French authorities have detained several suspects allegedly linked to a cell that carried out the terrorist attacks in Paris. Meanwhile sources close to the investigation revealed that at least two of the assailants “very likely” entered Europe as refugees via Greece.
According to the French television channel iTele, at least one person linked to those involved in the Paris attacks has been arrested.
Meanwhile, AFP reports that the father and brother of a 29-year-old Frenchman identified as one of the suicide bombers at the Bataclan, have been taken into custody.
Police have been searching the house of the attacker’s father in the small town of Romilly-sur-Seine, around 130 km from Paris. They have also been checking the residence of the assailant’s brother, in the near-by town of Bondoufle, source told AFP.
Paris prosecutor Francois Molins earlier announced that the authorities have already identified several terrorists who took part in Friday’s attacks.
“We have to find who these people are, who their accomplices are, who ordered this, where they come from, how they were financed,” Molins told journalists.
At this point of the investigation “a terror suspect” has been “formally identified,” the prosecutor said. “It is of an individual born November 21, 1985 in [town] Courcouronnes, in Essonne, [and the person is known to the French authorities] for ordinary crimes.”
One of the suicide bombers identified by the French authorities allegedly traveled to Turkey back in 2013, and “very likely” visited Syria as well, according to BFMTV.
Meanwhile, German authorities are investigating a man who was earlier arrested in Bavaria for possibly being connected to the Paris massacre.
“There is a connection to France but it’s not certain that there is a link to this attack,” said Thomas de Maiziere, Germany’s interior minister, as cited by AP. According to the Bavarian governor Horst Seehofer “there are reasonable grounds to assume that there may be a link to the matter.”
Attackers ‘very likely’ entered EU via Greece
The investigation believes that “three co-ordinated teams” were responsible for the attacks, Molins added.
According to the Greek authorities and a source in the government, at least two of those who took part in Friday’s terror assaults in Paris are “very likely” to have entered the European Union via Greece.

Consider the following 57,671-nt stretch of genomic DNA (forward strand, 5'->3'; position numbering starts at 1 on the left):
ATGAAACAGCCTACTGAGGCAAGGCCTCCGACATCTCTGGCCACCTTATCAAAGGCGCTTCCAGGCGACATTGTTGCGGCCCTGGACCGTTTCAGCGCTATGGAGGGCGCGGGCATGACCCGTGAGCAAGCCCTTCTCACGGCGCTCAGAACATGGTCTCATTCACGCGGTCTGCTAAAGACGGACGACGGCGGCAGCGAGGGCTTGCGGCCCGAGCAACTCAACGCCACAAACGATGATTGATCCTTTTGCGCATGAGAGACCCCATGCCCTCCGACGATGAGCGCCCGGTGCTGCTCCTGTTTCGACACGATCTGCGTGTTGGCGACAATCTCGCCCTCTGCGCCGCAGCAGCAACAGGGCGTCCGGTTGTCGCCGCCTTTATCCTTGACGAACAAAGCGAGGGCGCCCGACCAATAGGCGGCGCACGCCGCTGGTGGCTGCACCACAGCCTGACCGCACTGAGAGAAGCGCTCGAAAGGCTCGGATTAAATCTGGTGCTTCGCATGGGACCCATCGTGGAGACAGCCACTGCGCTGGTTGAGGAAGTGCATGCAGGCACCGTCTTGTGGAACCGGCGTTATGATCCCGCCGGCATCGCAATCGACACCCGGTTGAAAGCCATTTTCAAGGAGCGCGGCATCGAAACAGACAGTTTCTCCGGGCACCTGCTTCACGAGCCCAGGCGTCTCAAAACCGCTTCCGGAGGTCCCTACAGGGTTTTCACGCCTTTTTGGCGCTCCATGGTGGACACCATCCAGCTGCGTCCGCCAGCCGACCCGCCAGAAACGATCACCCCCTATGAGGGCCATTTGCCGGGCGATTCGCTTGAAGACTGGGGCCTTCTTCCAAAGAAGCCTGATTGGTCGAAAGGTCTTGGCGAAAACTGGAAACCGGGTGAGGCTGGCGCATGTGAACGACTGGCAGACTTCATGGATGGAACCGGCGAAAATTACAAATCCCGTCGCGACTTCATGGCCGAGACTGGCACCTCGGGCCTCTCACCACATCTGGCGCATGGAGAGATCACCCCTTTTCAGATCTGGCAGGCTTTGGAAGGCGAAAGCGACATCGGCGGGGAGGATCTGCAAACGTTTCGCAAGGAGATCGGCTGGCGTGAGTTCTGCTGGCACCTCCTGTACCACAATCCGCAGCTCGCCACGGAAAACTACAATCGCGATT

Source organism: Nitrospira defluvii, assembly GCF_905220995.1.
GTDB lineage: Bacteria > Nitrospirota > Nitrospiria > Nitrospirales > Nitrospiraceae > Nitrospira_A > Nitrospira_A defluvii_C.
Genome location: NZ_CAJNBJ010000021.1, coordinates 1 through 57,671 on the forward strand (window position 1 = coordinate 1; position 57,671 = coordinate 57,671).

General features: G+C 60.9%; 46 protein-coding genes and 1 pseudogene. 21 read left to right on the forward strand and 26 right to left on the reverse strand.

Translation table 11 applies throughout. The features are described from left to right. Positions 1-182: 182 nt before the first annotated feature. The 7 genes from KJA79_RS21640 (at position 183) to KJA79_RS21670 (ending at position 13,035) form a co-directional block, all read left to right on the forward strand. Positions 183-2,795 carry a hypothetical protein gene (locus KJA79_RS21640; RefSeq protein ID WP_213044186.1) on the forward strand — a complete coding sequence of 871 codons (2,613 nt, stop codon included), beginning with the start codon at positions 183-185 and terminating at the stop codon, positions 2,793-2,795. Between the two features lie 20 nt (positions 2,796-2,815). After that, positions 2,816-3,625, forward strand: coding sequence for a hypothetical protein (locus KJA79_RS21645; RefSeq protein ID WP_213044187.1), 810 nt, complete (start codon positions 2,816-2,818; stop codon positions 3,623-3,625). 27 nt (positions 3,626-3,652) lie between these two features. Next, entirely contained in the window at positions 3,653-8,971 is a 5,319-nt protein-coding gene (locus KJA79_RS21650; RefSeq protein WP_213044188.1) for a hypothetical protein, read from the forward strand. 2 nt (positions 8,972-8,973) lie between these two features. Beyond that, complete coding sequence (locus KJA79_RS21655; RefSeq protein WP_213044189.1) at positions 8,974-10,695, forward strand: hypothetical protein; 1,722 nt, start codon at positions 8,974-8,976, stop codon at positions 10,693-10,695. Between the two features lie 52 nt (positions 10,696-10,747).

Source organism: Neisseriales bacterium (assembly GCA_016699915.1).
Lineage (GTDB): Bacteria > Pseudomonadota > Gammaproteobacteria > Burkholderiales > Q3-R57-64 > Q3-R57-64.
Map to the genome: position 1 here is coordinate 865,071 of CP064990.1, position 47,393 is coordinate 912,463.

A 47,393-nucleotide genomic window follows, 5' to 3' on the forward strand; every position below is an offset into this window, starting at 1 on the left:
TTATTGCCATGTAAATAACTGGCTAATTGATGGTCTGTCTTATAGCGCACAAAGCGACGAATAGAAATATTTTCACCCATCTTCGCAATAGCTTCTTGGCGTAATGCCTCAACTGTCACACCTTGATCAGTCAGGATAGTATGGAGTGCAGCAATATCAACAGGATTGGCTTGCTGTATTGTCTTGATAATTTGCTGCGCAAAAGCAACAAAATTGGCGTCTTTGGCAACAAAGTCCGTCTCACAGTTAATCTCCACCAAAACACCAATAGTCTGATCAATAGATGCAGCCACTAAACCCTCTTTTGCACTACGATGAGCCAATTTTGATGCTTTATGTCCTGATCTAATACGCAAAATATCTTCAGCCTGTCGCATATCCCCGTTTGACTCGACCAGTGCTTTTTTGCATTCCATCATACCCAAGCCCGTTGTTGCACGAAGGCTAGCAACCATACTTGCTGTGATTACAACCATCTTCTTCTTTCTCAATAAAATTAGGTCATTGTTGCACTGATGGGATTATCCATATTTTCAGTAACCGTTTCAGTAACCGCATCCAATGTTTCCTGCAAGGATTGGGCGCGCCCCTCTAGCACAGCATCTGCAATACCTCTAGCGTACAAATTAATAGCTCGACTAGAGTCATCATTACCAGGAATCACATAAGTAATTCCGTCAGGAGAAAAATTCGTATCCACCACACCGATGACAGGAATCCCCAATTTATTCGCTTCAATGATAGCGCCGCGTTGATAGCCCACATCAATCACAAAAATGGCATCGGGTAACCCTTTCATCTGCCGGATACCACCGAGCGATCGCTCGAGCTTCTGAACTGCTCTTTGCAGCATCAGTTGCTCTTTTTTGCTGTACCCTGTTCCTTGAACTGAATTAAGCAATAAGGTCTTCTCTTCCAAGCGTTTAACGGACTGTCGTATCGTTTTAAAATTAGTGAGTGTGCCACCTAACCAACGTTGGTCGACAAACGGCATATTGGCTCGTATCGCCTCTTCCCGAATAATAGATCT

French police said they found a Syrian passport “near the body of one of the attackers” during the investigation into the assaults. On Saturday, Greece’s deputy minister in charge of police, Nikos Toscas, confirmed that the holder of the passport might have entered Europe via Greece back in October.
“The holder of the passport passed through the island of Leros on October 3, 2015, where he was identified according to EU rules,” said Toscas. The official however couldn’t provide any additional information as to whether the gunman’s passport had been checked en-route to France.
However, the Syrian passport found at the site of the attack might be fake, a US intelligence official told CBS News, pointing out that it did not contain the correct numbers for a legitimate Syrian document and the picture did not match the name.
Later on Saturday, government sources in Athens confirmed to Reuters that a second identified attacker seemed to have travelled to Europe via Greece as well.
“It is very likely that a second suspect also passed through Greece. The investigation is continuing,” one of the sources told Reuters. According to reports from the Greek television station Mega, the second attacker also passed via Leros island in August.
Security officials in European states have long voiced concerns that extremists might use the unprecedented refugee flow to sneak into the EU undetected.
“It is clear now that together with the victims of Islamo-fascism in the Middle East that come as refugees, extreme elements are crossing to Europe,” Greek Defence Minister Panos Kammenos said, as cited by AFP.